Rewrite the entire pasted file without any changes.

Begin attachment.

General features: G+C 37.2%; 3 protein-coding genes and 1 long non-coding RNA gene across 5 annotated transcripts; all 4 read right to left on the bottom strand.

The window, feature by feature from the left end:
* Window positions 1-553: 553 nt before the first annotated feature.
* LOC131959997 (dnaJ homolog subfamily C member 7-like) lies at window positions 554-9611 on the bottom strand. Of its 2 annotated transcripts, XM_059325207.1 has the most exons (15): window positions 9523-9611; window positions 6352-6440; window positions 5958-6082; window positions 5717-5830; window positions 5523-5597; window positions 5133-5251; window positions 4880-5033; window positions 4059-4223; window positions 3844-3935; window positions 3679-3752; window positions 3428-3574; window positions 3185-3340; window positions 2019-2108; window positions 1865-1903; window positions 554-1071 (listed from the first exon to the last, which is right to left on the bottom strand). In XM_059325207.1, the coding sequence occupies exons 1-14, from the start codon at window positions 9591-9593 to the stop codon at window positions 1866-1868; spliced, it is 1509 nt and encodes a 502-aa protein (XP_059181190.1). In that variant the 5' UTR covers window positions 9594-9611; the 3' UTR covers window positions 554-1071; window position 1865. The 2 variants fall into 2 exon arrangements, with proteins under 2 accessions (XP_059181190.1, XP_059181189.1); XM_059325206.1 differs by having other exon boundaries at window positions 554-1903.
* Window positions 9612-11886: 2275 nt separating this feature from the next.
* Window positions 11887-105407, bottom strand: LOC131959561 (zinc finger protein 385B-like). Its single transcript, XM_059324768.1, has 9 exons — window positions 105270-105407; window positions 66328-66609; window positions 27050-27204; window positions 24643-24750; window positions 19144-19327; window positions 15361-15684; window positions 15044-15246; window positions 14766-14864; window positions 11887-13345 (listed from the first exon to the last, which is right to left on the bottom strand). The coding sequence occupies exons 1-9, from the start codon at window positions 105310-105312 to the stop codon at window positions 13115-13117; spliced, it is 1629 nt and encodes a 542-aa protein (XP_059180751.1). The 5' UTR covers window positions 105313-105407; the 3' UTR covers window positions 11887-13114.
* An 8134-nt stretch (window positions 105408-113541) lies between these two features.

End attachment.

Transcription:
General features: G+C 37.2%; 3 protein-coding genes and 1 long non-coding RNA gene across 5 annotated transcripts; all 4 read right to left on the bottom strand.

The window, feature by feature from the left end:
* Window positions 1-553: 553 nt before the first annotated feature.
* LOC131959997 (dnaJ homolog subfamily C member 7-like) lies at window positions 554-9611 on the bottom strand. Of its 2 annotated transcripts, XM_059325207.1 has the most exons (15): window positions 9523-9611; window positions 6352-6440; window positions 5958-6082; window positions 5717-5830; window positions 5523-5597; window positions 5133-5251; window positions 4880-5033; window positions 4059-4223; window positions 3844-3935; window positions 3679-3752; window positions 3428-3574; window positions 3185-3340; window positions 2019-2108; window positions 1865-1903; window positions 554-1071 (listed from the first exon to the last, which is right to left on the bottom strand). In XM_059325207.1, the coding sequence occupies exons 1-14, from the start codon at window positions 9591-9593 to the stop codon at window positions 1866-1868; spliced, it is 1509 nt and encodes a 502-aa protein (XP_059181190.1). In that variant the 5' UTR covers window positions 9594-9611; the 3' UTR covers window positions 554-1071; window position 1865. The 2 variants fall into 2 exon arrangements, with proteins under 2 accessions (XP_059181190.1, XP_059181189.1); XM_059325206.1 differs by having other exon boundaries at window positions 554-1903.
* Window positions 9612-11886: 2275 nt separating this feature from the next.
* Window positions 11887-105407, bottom strand: LOC131959561 (zinc finger protein 385B-like). Its single transcript, XM_059324768.1, has 9 exons — window positions 105270-105407; window positions 66328-66609; window positions 27050-27204; window positions 24643-24750; window positions 19144-19327; window positions 15361-15684; window positions 15044-15246; window positions 14766-14864; window positions 11887-13345 (listed from the first exon to the last, which is right to left on the bottom strand). The coding sequence occupies exons 1-9, from the start codon at window positions 105310-105312 to the stop codon at window positions 13115-13117; spliced, it is 1629 nt and encodes a 542-aa protein (XP_059180751.1). The 5' UTR covers window positions 105313-105407; the 3' UTR covers window positions 11887-13114.
* An 8134-nt stretch (window positions 105408-113541) lies between these two features.